Updated: Mar 11
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When discussing the Liberation of the Netherlands one may recall the stories of Allied armies that came to the country in 1945. Although an important group of individuals who had been there since the original occupation in the 1940s are often overlooked and forgotten about altogether. They weren’t known for their large forces or their powerful weapons, yet still managed to save hundreds of thousands of lives with only a small amount of fighting being necessary. They were simply known as the Dutch Resistance!
On May 10th, 1940, the German occupation of the Netherlands was underway. Over 750,000 German soldiers marched into the country with a force 3 times greater than the current Dutch army. With them, they brought 1,100 aircraft which greatly outnumbered the Dutch air force of 125 planes and within one day, 100 of those aircraft were to be destroyed.
At the beginning of the occupation, the Dutch army fought valiantly and was able to make headways with some successful defences along its rural areas, leaving urban areas unscathed by the battle. Although as the fight continued Hitler could no longer afford this costly endeavour with current amounting time lost and soldier causalities on the German side. Hitler was under the impression that this fight would have been over in 2 hours and at a maximum of 2 days like Denmark, which fell in one day. To bring a swift end to the fighting, Hitler had ordered the complete destruction of the urban city of Rotterdam and threatened to continue destroying every other major urban city until the Dutch surrendered. And within 4 days of the initial conflict, Rotterdam was bombarded by the German air force, destroying the city and leaving almost 100,000 individuals without a home. The Dutch royal family had fled the country and current Dutch military leaders knew they weren’t going to be able to defeat the Germans. The Dutch people were forced to surrender and begin negotiating the terms of occupation.
The aftermath of the Rotterdam Bombings A.K.A the Rotterdam Blitz, where 1,400 bombs were dropped, killing over 1,000 people.
Life after the Occupation
The German occupation of the Netherlands was organized by a Nazi Political Party rather than the military and was first portrayed by the Germans as “very mild” as they saw the Dutch as fellow Aryans. This was soon not the case as harsh conditions were rapidly brought upon the civilians with strict rules being applied and the denial of access to seaports, limiting escape attempts. In the city of Amsterdam, the same treatment of the Jewish civilians in France and Germany was being dealt to the Jewish families here. Anyone of the Jewish faith was ordered to wear identification symbols, most often arm patches displaying the Star of David.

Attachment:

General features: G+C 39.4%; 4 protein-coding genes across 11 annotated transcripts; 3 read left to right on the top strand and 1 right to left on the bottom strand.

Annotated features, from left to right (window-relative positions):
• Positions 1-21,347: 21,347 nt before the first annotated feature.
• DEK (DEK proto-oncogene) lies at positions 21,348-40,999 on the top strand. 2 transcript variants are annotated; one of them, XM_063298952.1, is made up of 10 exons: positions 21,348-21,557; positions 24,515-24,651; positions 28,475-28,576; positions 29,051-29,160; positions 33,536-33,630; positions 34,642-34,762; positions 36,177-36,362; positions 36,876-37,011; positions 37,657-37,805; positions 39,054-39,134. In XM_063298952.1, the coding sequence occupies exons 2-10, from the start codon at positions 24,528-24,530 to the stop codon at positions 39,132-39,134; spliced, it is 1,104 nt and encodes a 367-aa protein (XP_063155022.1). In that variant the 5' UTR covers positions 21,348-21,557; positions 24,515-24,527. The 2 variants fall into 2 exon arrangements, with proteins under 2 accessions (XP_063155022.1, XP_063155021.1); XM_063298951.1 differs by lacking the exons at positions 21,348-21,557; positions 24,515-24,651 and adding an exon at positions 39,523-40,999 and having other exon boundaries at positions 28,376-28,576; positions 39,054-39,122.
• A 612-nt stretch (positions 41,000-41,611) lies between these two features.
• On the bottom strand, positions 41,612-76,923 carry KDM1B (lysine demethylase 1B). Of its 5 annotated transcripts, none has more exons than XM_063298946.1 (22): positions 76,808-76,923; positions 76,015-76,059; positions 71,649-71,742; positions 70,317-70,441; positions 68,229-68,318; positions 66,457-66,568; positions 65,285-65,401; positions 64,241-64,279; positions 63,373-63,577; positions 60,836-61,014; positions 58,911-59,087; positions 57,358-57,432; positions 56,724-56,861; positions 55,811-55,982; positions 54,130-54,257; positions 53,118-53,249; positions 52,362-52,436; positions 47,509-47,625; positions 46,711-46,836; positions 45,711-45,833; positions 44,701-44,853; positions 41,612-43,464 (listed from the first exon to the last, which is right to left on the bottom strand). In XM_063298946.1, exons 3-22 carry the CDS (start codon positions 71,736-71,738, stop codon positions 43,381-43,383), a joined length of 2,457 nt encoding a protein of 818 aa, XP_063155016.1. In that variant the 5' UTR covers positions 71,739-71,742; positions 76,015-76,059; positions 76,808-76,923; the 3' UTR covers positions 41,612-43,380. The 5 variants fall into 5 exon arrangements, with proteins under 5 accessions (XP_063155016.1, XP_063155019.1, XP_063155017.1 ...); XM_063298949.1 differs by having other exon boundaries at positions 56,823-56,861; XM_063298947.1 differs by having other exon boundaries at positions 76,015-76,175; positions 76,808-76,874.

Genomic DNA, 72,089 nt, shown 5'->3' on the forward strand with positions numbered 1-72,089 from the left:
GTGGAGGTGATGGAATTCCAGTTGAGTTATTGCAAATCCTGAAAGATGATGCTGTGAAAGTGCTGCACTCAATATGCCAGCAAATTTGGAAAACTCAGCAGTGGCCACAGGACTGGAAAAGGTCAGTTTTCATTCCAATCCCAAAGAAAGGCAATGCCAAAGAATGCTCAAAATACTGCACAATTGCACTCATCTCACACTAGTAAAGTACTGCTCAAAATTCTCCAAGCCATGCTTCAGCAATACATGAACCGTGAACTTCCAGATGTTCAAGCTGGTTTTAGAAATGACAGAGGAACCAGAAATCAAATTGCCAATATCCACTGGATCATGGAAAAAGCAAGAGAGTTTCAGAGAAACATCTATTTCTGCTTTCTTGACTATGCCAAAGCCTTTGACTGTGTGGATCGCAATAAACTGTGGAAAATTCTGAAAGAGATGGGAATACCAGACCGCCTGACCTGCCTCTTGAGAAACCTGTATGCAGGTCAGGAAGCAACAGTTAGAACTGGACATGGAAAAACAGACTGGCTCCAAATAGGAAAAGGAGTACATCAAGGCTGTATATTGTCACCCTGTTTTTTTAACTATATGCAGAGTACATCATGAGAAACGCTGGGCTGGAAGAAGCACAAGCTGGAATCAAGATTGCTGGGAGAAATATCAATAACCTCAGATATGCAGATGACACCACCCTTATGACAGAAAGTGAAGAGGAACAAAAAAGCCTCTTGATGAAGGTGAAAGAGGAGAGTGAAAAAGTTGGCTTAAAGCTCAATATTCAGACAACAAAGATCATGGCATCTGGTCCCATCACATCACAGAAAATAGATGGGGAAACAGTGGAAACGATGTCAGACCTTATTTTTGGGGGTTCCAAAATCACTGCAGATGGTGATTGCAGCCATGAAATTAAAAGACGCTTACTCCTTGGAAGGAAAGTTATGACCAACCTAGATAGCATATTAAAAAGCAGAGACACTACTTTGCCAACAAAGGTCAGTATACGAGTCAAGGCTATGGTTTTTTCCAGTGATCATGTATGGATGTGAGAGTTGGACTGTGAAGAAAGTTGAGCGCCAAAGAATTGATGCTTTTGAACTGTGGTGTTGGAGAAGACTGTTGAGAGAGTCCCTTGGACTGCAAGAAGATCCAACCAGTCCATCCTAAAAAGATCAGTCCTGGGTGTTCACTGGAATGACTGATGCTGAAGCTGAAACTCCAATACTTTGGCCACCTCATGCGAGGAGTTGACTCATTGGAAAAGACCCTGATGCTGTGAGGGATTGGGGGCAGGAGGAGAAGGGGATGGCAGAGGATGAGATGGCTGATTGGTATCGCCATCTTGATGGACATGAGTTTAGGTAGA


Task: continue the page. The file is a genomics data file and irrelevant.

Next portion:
The 1st image shows a crowded Jewish labour camp and 2nd image is an example of the patches Jewish individuals had to wear. The last photo is one of Anne Frank, one of the most well-known Holocaust victims.
Eventually, circumstances got even worse and the first raids were to be conducted in the homes of innocent citizens of Amsterdam, where many Jewish people would be taken away to labour camps, jails and relocated to the Jewish quarters of the city which was now turning into a Ghetto. Anyone who was caught helping Jewish families hide or disguise their public appearance would also meet the same fate.
Jodenbuurt, Dutch for the Jewish Neighbourhood, would soon become one of the largest Ghettos of WW2.
The Dutch Resistance
In the Netherlands, over 300,000 people were hidden by an estimated 60,000 to 200,000 individuals who assisted them illegally. These individuals were known to around 1,000,000 others, Jewish people, Dutch citizens and German traitors alike, and made up the underground society of the Dutch Resistance. There would be many different levels and factors that attributed someone as a resistance member, most commonly those who provided counterintelligence (Spies), conducted domestic sabotage and created illegal communications networks. Lesser-known activities would also assist the Resistance like printing informational newspapers, putting up resistance posters, cutting down phone lines, distributing anti-German information and stealing extra food rations.
Dutch Resistance forces, some of which are posing with Allied troops.